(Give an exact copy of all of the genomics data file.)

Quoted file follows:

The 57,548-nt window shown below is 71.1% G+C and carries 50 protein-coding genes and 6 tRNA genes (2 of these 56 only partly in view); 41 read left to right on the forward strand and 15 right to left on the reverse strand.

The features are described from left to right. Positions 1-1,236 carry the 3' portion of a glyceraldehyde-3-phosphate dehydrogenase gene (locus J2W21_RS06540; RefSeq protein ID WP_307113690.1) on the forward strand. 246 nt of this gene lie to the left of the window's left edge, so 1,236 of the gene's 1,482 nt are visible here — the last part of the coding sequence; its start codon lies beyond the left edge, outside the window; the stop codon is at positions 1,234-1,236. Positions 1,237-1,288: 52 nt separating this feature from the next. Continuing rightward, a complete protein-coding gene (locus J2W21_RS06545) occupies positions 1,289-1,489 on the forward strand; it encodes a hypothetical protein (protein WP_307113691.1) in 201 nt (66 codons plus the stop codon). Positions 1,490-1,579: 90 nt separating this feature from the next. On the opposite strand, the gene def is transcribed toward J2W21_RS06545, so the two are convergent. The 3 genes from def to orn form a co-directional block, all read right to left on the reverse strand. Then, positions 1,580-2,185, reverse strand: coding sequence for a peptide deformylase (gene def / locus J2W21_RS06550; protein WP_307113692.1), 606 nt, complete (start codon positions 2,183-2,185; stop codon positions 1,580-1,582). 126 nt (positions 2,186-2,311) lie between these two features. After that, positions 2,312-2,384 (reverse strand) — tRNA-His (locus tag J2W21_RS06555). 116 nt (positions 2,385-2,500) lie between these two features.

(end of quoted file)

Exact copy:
The 57,548-nt window shown below is 71.1% G+C and carries 50 protein-coding genes and 6 tRNA genes (2 of these 56 only partly in view); 41 read left to right on the forward strand and 15 right to left on the reverse strand.

The features are described from left to right. Positions 1-1,236 carry the 3' portion of a glyceraldehyde-3-phosphate dehydrogenase gene (locus J2W21_RS06540; RefSeq protein ID WP_307113690.1) on the forward strand. 246 nt of this gene lie to the left of the window's left edge, so 1,236 of the gene's 1,482 nt are visible here — the last part of the coding sequence; its start codon lies beyond the left edge, outside the window; the stop codon is at positions 1,234-1,236. Positions 1,237-1,288: 52 nt separating this feature from the next. Continuing rightward, a complete protein-coding gene (locus J2W21_RS06545) occupies positions 1,289-1,489 on the forward strand; it encodes a hypothetical protein (protein WP_307113691.1) in 201 nt (66 codons plus the stop codon). Positions 1,490-1,579: 90 nt separating this feature from the next. On the opposite strand, the gene def is transcribed toward J2W21_RS06545, so the two are convergent. The 3 genes from def to orn form a co-directional block, all read right to left on the reverse strand. Then, positions 1,580-2,185, reverse strand: coding sequence for a peptide deformylase (gene def / locus J2W21_RS06550; protein WP_307113692.1), 606 nt, complete (start codon positions 2,183-2,185; stop codon positions 1,580-1,582). 126 nt (positions 2,186-2,311) lie between these two features. After that, positions 2,312-2,384 (reverse strand) — tRNA-His (locus tag J2W21_RS06555). 116 nt (positions 2,385-2,500) lie between these two features.